Godless in the garden


Godless in the garden

Discussing all aspect of gardening.

Location: Planet Earth
Members: 179
Latest Activity: on Sunday

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Comment by Idaho Spud on October 16, 2017 at 2:55pm
Comment by Thomas Murray on October 16, 2017 at 2:29pm

  Hi guys,

  A month ago I bought what appears to be a dying apple tree at Home Depot. So since it was at half price I bought it for $20.00? I can't remember exactly.  So I used an earth digger to dig out a hole and afterwards dumped a whole bag of fertilizer into the hole and plopped the apple tree on top of the fertilizer. I did not mix the fertilizer with the dirt. Then covered the rest of the hole with plain dirt and said a few magic words.      

  Two weeks later, some buds appeared and then some days later this,


   I am not sure what to make of this apple tree blooming in the mid-early Fall. But I am delighted the tree survived  In the background are the plum and pear trees.

  Wadda you guys think this strange behavior of my apple tree blooming in the Fall? The apple tree is Red Delicious.


Comment by Randall Smith on October 16, 2017 at 8:15am

Kathy, you might simply google voles. I usually find only holes, but in my sweet potatoes, I had mounds.

Caught my 3rd possum. I know mothers have large litters, so I may trap another 9 or so!

Comment by Patricia on October 15, 2017 at 7:56pm

We have banana trees here in BC. My brother in law has a business & they have spread out to many other businesses too. They do develop bananas but are not usable.

The trees have to be babied during the winter, & then my brother in law began making banana wrap ''coats''.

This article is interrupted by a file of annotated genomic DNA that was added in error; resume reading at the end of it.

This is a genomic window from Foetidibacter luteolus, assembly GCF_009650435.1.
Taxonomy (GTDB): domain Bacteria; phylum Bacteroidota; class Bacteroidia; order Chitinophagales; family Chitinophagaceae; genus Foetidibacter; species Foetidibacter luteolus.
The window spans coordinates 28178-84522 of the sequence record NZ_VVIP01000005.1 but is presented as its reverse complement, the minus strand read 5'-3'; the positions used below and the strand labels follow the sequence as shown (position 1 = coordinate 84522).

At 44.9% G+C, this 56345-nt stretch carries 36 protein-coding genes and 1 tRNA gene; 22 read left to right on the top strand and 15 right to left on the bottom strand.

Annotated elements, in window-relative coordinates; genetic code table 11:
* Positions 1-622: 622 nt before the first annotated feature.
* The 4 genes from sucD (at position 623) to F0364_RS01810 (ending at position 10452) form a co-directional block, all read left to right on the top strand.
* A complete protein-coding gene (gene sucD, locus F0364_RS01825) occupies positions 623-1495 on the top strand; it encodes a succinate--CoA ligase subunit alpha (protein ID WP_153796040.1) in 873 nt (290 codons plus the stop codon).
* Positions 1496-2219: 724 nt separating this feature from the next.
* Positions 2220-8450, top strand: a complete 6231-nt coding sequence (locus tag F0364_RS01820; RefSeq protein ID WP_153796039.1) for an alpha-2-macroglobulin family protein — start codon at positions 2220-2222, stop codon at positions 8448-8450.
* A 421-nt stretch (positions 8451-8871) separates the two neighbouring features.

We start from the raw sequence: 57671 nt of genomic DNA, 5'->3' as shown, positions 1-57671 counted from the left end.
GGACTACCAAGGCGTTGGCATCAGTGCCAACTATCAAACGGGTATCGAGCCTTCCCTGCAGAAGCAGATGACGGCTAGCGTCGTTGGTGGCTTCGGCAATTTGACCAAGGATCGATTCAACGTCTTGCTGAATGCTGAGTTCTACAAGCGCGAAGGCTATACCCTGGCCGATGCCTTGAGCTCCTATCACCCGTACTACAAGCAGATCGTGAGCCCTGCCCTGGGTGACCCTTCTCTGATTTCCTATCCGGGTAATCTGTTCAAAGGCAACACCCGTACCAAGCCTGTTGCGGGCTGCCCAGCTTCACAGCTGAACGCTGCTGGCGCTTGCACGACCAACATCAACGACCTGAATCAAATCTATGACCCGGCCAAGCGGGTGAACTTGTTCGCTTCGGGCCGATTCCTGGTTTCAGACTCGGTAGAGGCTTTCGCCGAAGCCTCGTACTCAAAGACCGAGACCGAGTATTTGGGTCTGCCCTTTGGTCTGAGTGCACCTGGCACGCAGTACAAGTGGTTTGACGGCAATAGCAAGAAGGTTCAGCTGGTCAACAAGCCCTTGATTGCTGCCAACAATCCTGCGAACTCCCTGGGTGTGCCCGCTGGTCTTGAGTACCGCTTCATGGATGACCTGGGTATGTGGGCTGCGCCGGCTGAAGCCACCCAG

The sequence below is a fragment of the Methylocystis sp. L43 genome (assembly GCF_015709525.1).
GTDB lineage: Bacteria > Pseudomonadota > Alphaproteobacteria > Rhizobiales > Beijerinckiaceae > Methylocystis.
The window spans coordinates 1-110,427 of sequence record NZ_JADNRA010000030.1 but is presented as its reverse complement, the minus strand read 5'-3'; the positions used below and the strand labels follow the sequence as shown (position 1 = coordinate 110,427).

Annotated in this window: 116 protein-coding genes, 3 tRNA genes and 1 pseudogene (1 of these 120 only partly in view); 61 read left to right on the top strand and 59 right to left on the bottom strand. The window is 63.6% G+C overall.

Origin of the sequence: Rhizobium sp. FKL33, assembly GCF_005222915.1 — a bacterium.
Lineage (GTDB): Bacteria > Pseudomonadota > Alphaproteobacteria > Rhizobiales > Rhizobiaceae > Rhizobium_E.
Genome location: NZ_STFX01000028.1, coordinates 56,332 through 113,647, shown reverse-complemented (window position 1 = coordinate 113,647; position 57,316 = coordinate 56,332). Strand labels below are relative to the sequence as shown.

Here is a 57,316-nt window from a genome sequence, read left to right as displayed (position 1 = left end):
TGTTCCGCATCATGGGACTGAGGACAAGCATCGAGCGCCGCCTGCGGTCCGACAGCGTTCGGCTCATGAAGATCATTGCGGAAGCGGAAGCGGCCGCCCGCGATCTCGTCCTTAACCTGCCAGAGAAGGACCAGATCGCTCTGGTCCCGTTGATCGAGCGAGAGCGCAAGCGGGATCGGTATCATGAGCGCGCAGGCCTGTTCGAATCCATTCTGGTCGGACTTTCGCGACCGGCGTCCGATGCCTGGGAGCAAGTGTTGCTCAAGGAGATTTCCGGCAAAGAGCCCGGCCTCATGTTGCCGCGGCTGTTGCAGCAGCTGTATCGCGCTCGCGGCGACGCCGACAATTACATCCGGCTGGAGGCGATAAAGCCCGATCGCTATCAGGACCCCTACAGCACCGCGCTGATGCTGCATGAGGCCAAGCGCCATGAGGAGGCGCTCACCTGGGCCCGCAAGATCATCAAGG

Comment by kathy: ky on October 15, 2017 at 7:41pm
Thanks Daniel. I'll take a look. Last time I tried I didn't have any luck finding any. Since our area of ky is sub tropical we can grow a lot of things we couldn't before. My neighbor has bananas on his trees but I don't think they ever make it to ripen. I'm not sure if they are even edible but they are attractive. But that's a devoted gardner. He takes his banana trees, some hibiscus and other plants into the basement
every fall.

I'm not into controversy but I wear my godless and ffrf shirts around here. I thought the one I mentioned might be over the top but it's way funny :)
They would be offended and never give it a thought that their perfect god could neither be put in a jar or die. That's what struck me as funny.
Comment by kathy: ky on October 15, 2017 at 10:37am
Randy, can you give me an idea of what a vole hole looks like? I find a lot of little holes in the yard. About the size of a quarter probably a little smaller. But they don't have any kind of mound around them. They're flush with the ground. I know I have voles because they eat the elephant ears I don't know what their hole looks like.
Comment by Randall Smith on October 15, 2017 at 7:42am